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Thawing The Frozen Shoulder - Pain Management and Physiotherapy Exercises

Adhesive capsulitis, commonly known as frozen shoulder, is a condition characterised by stiffness and reduced mobility in the shoulder joint, posing significant challenges in daily activities. This article, "Thawing The Frozen Shoulder - Pain Management and Physiotherapy Exercises," aims to elucidate the crucial role of pain management and physiotherapy exercises in mitigating these symptoms. By providing an overview of the condition, detailing targeted mobility and strengthening exercises, and examining the efficacy of injection treatments for pain management.

woman holding shoulder in pain

Understanding Frozen Shoulder

Frozen shoulder is a debilitating condition characterised by pain and limited movement in the shoulder joint. It predominantly affects individuals aged between 40 and 60 and is more common in women and those with certain health conditions, such as diabetes or thyroid disorders. The progression of a frozen shoulder can be divided into three distinct stages, each with its own set of symptoms and expected duration.

The Stages of Frozen Shoulder

  1. Freezing Stage: This initial phase is marked by a gradual onset of pain and a noticeable decrease in the range of motion. Movement of the shoulder causes discomfort, and pain often worsens at night. This stage can last from 2 to 9 months.

  2. Frozen Stage: During this period, the pain may begin to diminish; however, the shoulder becomes stiffer, and using it becomes more difficult. The frozen stage typically lasts from 4 to 12 months.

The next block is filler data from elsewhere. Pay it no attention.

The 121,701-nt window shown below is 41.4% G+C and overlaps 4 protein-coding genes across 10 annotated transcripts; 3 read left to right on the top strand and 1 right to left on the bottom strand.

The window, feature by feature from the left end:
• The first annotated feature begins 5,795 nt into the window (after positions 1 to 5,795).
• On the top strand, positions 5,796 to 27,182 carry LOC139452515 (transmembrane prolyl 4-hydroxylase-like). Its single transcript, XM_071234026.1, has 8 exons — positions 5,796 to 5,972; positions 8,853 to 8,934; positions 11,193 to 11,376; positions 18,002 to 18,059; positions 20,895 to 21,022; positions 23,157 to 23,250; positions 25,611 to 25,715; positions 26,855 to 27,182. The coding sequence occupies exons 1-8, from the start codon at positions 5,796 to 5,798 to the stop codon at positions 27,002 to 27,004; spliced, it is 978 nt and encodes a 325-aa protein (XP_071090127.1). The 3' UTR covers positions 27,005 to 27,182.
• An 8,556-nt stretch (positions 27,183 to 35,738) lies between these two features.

3. Thawing Stage: This final phase is characterized by a gradual improvement in mobility. Pain decreases, and the ability to move the shoulder slowly returns. The thawing stage can last from 5 to 24 months.

man holding shoulder in pain


The underlying cause of frozen shoulder involves the thickening and shrinkage of the joint capsule that surrounds the shoulder joint, leading to a reduction in the joint's volume and a consequent decrease in its range of motion. This condition may follow an injury, surgery, or prolonged immobility, though it sometimes develops without a clear cause.

Symptoms and Diagnosis

The hallmark symptoms of frozen shoulder are persistent pain, stiffness, and limited range of motion. These symptoms significantly disrupt daily activities and quality of life. Diagnosis is primarily based on a physical examination, with imaging tests such as MRI or ultrasound employed to exclude other conditions.

Risk Factors

Risk factors for developing frozen shoulder include age, gender, and a history of diabetes, thyroid disorders, cardiovascular disease, or previous shoulder injuries. Early treatment is vital for those at increased risk.


With proper management, including physiotherapy exercises, pain management techniques, and sometimes surgical intervention, most individuals can expect to regain shoulder function within 1 to 3 years, depending on the stage at diagnosis and the treatment efficacy.

Understanding these stages and timelines helps patients and healthcare providers create a more targeted approach to treatment, focusing on the specific challenges presented by each phase of the condition.

Frozen Shoulder Physiotherapy Exercises for Mobility

Physiotherapy is key in enhancing mobility for those suffering from frozen shoulder, offering a series of exercises aimed at expanding the shoulder's range of motion, easing pain, and reinstating normal function. It's crucial to consult a healthcare provider before embarking on any exercise regimen to confirm its suitability for one's specific health condition.